Chorus is boosting efforts to switch customers using ADSL copper-based broadband services to faster VDSL or fibre technology as it faces increasing competition to its telecommunications network.
Chief executive Mark Ratcliffe, who finishes with the company today, told an analysts' briefing that Chorus will kick off a public campaign in April to educate the public about what broadband options are available and is working more closely with retail service providers to encourage ADSL end-users to choose fibre or upgrade to VDSL, a faster copper-based technology.
"Fibre and VDSL products continue to show strong growth," Ratcliffe said, adding that the company's churn had been on ADSL products.
Wellington-based Chorus's fibre broadband connections jumped 38 per cent to 231,000 in the six months ended December 31 while VDSL broadband connections were up 25 per cent to 199,000. Still, that didn't completely offset a 13 per cent fall in copper connections to 784,000 with total broadband connections down 1 per cent to 1.21 million.
That decline was put down to local fibre companies in other ultra-fast broadband areas gaining market share from Chorus, as well as a marketing push from Spark New Zealand to switch ADSL customers on to wireless broadband options. Last week, Spark said it added 40,000 wireless connections in the half and lifted its annual target to more than 70,000.
Chorus and Spark, its former parent and currently its biggest customer, have been at loggerheads over the security of copper-based services, with the retailer claiming it's prone to faults in inclement weather, while the network operator insists the technology offers "rock solid reliability".
Ratcliffe said wireless broadband was an appropriate technology in areas with poor broadband coverage and for users with low data needs, although that footprint will shrink with the expansion to the government-sponsored UFB programme, which is set to cover 85 per cent of the country's population by 2024.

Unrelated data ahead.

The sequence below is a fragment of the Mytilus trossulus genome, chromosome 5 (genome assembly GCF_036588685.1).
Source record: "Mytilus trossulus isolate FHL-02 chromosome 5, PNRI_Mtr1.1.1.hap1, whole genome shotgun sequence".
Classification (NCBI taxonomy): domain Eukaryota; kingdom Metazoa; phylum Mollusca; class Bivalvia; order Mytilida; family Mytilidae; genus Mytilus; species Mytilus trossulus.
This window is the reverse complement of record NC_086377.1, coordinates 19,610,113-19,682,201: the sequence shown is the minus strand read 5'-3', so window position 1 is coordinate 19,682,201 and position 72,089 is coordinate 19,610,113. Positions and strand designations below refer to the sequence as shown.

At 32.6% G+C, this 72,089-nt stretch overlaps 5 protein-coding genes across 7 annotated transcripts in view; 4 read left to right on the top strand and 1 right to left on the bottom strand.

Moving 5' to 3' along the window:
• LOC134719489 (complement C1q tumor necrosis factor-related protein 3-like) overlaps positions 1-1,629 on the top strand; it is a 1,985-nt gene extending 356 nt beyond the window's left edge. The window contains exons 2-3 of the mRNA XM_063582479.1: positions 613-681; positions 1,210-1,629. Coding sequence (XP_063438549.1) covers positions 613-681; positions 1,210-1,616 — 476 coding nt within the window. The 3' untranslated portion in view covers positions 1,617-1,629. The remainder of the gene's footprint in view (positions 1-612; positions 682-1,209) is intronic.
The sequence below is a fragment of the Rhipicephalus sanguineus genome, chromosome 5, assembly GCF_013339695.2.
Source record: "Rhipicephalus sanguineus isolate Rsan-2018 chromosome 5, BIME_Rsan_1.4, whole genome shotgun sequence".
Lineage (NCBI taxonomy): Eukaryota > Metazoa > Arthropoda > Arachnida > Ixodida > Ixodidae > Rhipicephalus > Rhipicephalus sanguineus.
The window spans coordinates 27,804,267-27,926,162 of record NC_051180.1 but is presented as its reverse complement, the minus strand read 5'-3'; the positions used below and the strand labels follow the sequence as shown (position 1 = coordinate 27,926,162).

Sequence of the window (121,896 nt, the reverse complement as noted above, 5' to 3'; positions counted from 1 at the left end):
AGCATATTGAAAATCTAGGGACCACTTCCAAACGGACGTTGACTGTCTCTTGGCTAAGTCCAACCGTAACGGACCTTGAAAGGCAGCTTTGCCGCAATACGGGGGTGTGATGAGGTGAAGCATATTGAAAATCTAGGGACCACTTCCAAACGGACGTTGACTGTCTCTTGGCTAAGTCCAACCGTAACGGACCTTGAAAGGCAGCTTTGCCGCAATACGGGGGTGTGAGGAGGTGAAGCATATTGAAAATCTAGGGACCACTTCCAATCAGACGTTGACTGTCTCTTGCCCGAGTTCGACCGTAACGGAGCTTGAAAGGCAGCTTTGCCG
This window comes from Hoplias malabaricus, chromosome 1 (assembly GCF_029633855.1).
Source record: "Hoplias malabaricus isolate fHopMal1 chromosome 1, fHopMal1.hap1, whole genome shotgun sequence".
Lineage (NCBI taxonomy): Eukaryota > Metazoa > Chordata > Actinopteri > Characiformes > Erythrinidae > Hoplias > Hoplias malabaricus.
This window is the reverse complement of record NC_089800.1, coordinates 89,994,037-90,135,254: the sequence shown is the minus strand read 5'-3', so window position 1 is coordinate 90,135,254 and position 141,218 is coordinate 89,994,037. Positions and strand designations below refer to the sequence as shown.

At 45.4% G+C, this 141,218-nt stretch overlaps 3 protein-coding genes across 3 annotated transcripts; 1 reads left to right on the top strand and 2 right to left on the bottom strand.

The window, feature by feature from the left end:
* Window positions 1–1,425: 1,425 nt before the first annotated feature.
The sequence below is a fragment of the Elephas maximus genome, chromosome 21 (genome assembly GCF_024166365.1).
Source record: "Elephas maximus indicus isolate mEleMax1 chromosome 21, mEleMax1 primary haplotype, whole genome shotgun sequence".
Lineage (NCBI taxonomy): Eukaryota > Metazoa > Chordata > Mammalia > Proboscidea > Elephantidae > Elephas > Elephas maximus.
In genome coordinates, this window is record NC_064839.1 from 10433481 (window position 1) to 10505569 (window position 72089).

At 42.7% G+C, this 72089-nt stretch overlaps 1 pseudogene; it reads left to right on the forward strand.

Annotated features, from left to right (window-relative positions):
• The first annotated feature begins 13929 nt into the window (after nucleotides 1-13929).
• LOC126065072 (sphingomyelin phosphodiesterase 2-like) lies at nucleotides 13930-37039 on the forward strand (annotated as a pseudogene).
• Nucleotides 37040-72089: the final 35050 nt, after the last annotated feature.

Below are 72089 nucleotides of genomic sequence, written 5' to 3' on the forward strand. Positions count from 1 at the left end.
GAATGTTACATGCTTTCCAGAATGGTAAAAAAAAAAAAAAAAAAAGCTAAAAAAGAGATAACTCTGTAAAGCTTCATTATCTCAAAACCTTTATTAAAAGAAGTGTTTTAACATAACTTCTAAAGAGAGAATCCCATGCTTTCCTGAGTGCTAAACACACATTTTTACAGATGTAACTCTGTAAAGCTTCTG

Chorus got some relief from the Commerce Commission in late 2015 when the regulator decided to wind back some of the price reductions it planned to enforce for the network company's copper infrastructure. Spark passed that wholesale cost on to its customers and has been looking for alternative network options to minimise what it pays Chorus.
Last week, Spark said it would compete more aggressively on price to lift market share among retail broadband providers, where its 675,000 connections were unchanged in the final six months of 2016. Spark's intercarrier costs increased 5.1 per cent to $351 million in the first half of the 2017 financial year, including a 4.9 per cent increase in baseband and access charges to $170m. However, that was still below the $453m it paid in intercarrier fees in the first half of 2015, when baseband and access charges reached $205m.
Chorus reported a doubling of net profit to $66m and a 22 per cent gain in earnings before interest, tax, depreciation and amortisation to $335m on revenue of $529m. That was ahead of expectations, however Chorus changed the way it recognises some spending, and will capitalise about $23m of labour and IT costs in the 2017 year which it previously would have accounted as an expense.
Combined with about $15m of new competitive initiatives led to an increase in guidance for ebitda to be between $645m and $665m, having previously been seen at between $625m and $645m.
Chief financial officer Andy Carroll said the guidance didn't alter dividend guidance, which is still expected to be 21 cents per share for the year, with an 8.5 cent interim payment announced today.
Chorus shares fell 1.7 per cent to $4.08 today, while Spark shares gained 0.3 per cent to $3.49.